Ya see, most of the animals living in veterinary hospitals have had issues before they came to live with us. Often they are missing various parts, a toe, a leg, a tail, an eye. They often have been abandoned by uncaring owners, or simply adopted by the staff when somebody wanted them dead because they were missing a part or were something less than perfect. They say the fastest route to insanity is to care more for the animals than the people who own them, and that may be true. But, it certainly is the fastest route to accumulating a few more hospital cats.

I look back on our hospital cats, to Moocher, Sam, Momma Tom, Kung Foo, Spaz, Jaws, Mohamed Ali, One Eyed Jack, Quirk, Lefty, Jill, and Herky and I wouldn't trade one of them for the opportunity to serve a woman who couldn't stomach seeing one of ours in our own hospital.

I was thinking about Herky today. He came to us as Herkimer, a ten month old tomcat who got into one too many cat fights, and sustained an abscess in the middle of his back, the consequence of a bite wound. We sent home the usual antibiotics, and all would have been fine except that this bite wound had penetrated to the bone of one vertebrae. The owner noticed that Herkimer was paralyzed at some point and after letting this steep for far too long, and when it didn't “get better by itself”, finally rushed him in. Not surprisingly, he was still paralyzed. Another course of antibiotics actually returned him to normal, but when the owner didn't follow up as we had suggested with further treatment with more antibiotics, he went down in the rear again. When they finally brought him back in, his rear legs were history. They couldn't have cared less.

So Herky came to live with us, and for the next twelve years he slid around our hospital with two good front legs and a back end that came along for the ride. He couldn't feel anything behind his last rib, so he bathed to there and stopped. He built up some fine callouses on the right side and slid along the smooth concrete floors as if they were designed for him. We tried to build him a cart, but he kept spinning out in the corners, so we just let him do as he preferred.

Some clients saw Herky sliding along the floor, and they felt sorry for him. They'd ask if we were going to put him to sleep because he was suffering, and then he'd slide up to them and rub his chin against their ankles purring until they'd pet him, and then it would dawn on them that he was actually a pretty happy cat. And he was.

What I remember best about Herky was his wisdom. From time to time I'd have one of those days when I'd rather be the janitor in a porno theater than to continue this nonsense of being a veterinarian. I'd wander back to the kennel to Herky's home expecting some sympathy, some understanding from a paralyzed cat when I was having a bad day.....and he would bite me. It kinds boiled down to one simple thing. Herky wouldn't listen unless I brought a complaint with some legitimacy. If I was just whining, he'd bite me. Come to me when you've got something important to say, and I'll listen. Smart cat. I learned much from him.

Due to his medical issues, Herky couldn't pee on his own. We needed to hold him over the sink and with gentle finger pressure, we'd empty his bladder each day. When we let him out of his cage each morning, he'd slide around on the floor until he moved his bowels, and that took care of that, most days. But each and every day, somebody needed to express Herky's bladder. On Sunday, that was my job.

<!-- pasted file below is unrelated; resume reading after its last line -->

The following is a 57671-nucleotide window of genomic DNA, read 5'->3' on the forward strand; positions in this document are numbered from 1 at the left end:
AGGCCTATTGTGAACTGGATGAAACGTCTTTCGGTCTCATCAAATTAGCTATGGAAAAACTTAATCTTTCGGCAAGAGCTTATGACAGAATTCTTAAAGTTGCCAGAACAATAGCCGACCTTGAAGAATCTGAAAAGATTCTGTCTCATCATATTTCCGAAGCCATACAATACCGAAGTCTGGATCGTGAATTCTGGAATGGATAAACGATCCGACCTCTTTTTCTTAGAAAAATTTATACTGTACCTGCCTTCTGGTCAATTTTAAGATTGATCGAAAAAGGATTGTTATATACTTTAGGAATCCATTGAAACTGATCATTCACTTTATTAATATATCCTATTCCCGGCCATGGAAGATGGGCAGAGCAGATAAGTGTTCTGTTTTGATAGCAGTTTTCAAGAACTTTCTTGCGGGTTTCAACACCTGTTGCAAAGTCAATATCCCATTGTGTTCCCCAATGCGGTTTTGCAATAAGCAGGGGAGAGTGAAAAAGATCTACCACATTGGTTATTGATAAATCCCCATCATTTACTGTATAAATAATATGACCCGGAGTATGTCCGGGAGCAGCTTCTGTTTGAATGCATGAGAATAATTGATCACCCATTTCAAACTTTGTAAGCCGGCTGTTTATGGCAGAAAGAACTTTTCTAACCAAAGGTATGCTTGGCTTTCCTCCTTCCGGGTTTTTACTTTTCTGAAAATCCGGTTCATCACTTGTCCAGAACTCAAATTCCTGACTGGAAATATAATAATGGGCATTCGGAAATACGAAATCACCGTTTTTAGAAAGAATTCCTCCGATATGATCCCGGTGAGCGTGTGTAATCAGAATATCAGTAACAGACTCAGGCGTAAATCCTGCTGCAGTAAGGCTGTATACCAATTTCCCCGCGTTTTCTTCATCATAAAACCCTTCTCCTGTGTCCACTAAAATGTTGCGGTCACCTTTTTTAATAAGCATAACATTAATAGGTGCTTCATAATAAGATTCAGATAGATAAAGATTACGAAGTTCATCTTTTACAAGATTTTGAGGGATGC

Before doing anything fun on Sunday, my only day off, so to speak, I would first have to drive over the hill to the clinic, and squeeze Herky. It became something of a routine. Once I'd done that, my day off could begin. For twelve years.

Right now, we are remodeling our home, because when we finally sell the practice and we can retire, the house will also be sold and we will move to paradise for the remaining days of our lives. So right now, our cats are living at the clinic. So that means, on the weekends I get to drive over the hill to the clinic and make sure the litter pans are clean and the cats have fresh water and food. I was doing just that today, and while I enjoyed the scenery on the drive, it dawned on me that as many times as I have done this, this drive over the hill to the clinic to care for the cats at the clinic on the weekends when normal people are simply enjoying their weekends away from their work, I would soon no longer need to fulfill this duty..... and that brought a tear to my eyes.

Friday, May 1, 2015

Grown-up Angst

I made my Mom laugh really hard once. Didn't intend to, but that is what happens sometimes when you're convinced you know everything, and you haven't yet been shown the error of your ways.

Immersed in some version of teen angst, and seeing no quick and easy way through, I was thinking out loud. Mother had been a teen once, which didn't make her an expert on solving teen angst, but then Mom took after me; she didn't need to be an expert in order to voice her opinion. I can laugh at this bit now, but at the time I was dead serious.

Me, “I can't wait to grow up.”

Mom, “Why's that?”

Me, “Well, this being a teenager is just so full of problems, but when I am an adult, I won't have near so much difficulty.”

I'll give Mom credit, because she tried out of politeness to remain cool in the face of my folly. But, as Rocky the flying squirrel once noted, that trick never works. Mom finally wailed with laughter as she staggered out of the room. At the time, I had no idea why she did that. I have since learned what she knew I would.